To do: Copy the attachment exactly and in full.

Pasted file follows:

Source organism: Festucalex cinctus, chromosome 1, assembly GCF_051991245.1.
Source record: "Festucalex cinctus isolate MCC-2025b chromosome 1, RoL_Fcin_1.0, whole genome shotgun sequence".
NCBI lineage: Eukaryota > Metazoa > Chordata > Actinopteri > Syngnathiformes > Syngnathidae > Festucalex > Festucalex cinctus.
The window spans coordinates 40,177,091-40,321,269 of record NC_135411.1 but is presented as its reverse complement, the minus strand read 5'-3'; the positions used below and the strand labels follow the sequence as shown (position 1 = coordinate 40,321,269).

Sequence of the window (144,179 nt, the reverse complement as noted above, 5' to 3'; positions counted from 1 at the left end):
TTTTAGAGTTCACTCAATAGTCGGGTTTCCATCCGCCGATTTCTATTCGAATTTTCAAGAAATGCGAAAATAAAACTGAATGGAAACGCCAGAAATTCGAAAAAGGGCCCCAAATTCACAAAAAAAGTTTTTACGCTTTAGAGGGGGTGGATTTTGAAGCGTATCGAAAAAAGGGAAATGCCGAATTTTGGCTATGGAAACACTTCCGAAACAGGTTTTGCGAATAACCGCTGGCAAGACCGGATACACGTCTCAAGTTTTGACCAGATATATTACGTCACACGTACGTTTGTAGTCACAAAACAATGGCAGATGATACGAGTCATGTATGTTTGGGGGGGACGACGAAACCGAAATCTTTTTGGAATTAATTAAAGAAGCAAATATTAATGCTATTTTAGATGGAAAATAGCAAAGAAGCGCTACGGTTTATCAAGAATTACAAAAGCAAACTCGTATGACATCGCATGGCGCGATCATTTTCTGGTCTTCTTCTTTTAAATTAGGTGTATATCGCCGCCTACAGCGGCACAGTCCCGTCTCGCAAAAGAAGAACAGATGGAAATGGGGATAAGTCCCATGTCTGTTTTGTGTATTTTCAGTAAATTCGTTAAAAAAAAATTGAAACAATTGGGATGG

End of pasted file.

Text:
Source organism: Festucalex cinctus, chromosome 1, assembly GCF_051991245.1.
Source record: "Festucalex cinctus isolate MCC-2025b chromosome 1, RoL_Fcin_1.0, whole genome shotgun sequence".
NCBI lineage: Eukaryota > Metazoa > Chordata > Actinopteri > Syngnathiformes > Syngnathidae > Festucalex > Festucalex cinctus.
The window spans coordinates 40,177,091-40,321,269 of record NC_135411.1 but is presented as its reverse complement, the minus strand read 5'-3'; the positions used below and the strand labels follow the sequence as shown (position 1 = coordinate 40,321,269).

Sequence of the window (144,179 nt, the reverse complement as noted above, 5' to 3'; positions counted from 1 at the left end):
TTTTAGAGTTCACTCAATAGTCGGGTTTCCATCCGCCGATTTCTATTCGAATTTTCAAGAAATGCGAAAATAAAACTGAATGGAAACGCCAGAAATTCGAAAAAGGGCCCCAAATTCACAAAAAAAGTTTTTACGCTTTAGAGGGGGTGGATTTTGAAGCGTATCGAAAAAAGGGAAATGCCGAATTTTGGCTATGGAAACACTTCCGAAACAGGTTTTGCGAATAACCGCTGGCAAGACCGGATACACGTCTCAAGTTTTGACCAGATATATTACGTCACACGTACGTTTGTAGTCACAAAACAATGGCAGATGATACGAGTCATGTATGTTTGGGGGGGACGACGAAACCGAAATCTTTTTGGAATTAATTAAAGAAGCAAATATTAATGCTATTTTAGATGGAAAATAGCAAAGAAGCGCTACGGTTTATCAAGAATTACAAAAGCAAACTCGTATGACATCGCATGGCGCGATCATTTTCTGGTCTTCTTCTTTTAAATTAGGTGTATATCGCCGCCTACAGCGGCACAGTCCCGTCTCGCAAAAGAAGAACAGATGGAAATGGGGATAAGTCCCATGTCTGTTTTGTGTATTTTCAGTAAATTCGTTAAAAAAAAATTGAAACAATTGGGATGG